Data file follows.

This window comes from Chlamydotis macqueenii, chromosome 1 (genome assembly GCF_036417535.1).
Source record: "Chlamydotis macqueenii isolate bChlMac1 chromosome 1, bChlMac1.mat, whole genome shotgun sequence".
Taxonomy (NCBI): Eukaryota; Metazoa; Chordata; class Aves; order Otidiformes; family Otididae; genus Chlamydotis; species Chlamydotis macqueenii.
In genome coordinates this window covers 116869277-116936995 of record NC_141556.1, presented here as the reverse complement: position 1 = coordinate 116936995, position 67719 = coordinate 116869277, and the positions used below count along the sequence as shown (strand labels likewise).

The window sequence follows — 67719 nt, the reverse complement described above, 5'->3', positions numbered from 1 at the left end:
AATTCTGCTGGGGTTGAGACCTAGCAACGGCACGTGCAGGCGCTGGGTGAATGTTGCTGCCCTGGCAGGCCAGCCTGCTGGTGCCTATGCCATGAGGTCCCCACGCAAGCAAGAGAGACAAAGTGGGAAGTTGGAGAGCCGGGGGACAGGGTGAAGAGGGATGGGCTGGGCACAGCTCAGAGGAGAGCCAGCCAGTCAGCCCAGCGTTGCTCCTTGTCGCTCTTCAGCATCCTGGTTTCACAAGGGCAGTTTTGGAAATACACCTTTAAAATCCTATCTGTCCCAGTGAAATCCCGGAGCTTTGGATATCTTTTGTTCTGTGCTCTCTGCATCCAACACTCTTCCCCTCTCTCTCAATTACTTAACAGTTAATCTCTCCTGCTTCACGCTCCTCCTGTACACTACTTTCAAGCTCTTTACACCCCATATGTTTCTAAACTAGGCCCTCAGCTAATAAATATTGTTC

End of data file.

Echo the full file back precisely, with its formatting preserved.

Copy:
This window comes from Chlamydotis macqueenii, chromosome 1 (genome assembly GCF_036417535.1).
Source record: "Chlamydotis macqueenii isolate bChlMac1 chromosome 1, bChlMac1.mat, whole genome shotgun sequence".
Taxonomy (NCBI): Eukaryota; Metazoa; Chordata; class Aves; order Otidiformes; family Otididae; genus Chlamydotis; species Chlamydotis macqueenii.
In genome coordinates this window covers 116869277-116936995 of record NC_141556.1, presented here as the reverse complement: position 1 = coordinate 116936995, position 67719 = coordinate 116869277, and the positions used below count along the sequence as shown (strand labels likewise).

The window sequence follows — 67719 nt, the reverse complement described above, 5'->3', positions numbered from 1 at the left end:
AATTCTGCTGGGGTTGAGACCTAGCAACGGCACGTGCAGGCGCTGGGTGAATGTTGCTGCCCTGGCAGGCCAGCCTGCTGGTGCCTATGCCATGAGGTCCCCACGCAAGCAAGAGAGACAAAGTGGGAAGTTGGAGAGCCGGGGGACAGGGTGAAGAGGGATGGGCTGGGCACAGCTCAGAGGAGAGCCAGCCAGTCAGCCCAGCGTTGCTCCTTGTCGCTCTTCAGCATCCTGGTTTCACAAGGGCAGTTTTGGAAATACACCTTTAAAATCCTATCTGTCCCAGTGAAATCCCGGAGCTTTGGATATCTTTTGTTCTGTGCTCTCTGCATCCAACACTCTTCCCCTCTCTCTCAATTACTTAACAGTTAATCTCTCCTGCTTCACGCTCCTCCTGTACACTACTTTCAAGCTCTTTACACCCCATATGTTTCTAAACTAGGCCCTCAGCTAATAAATATTGTTC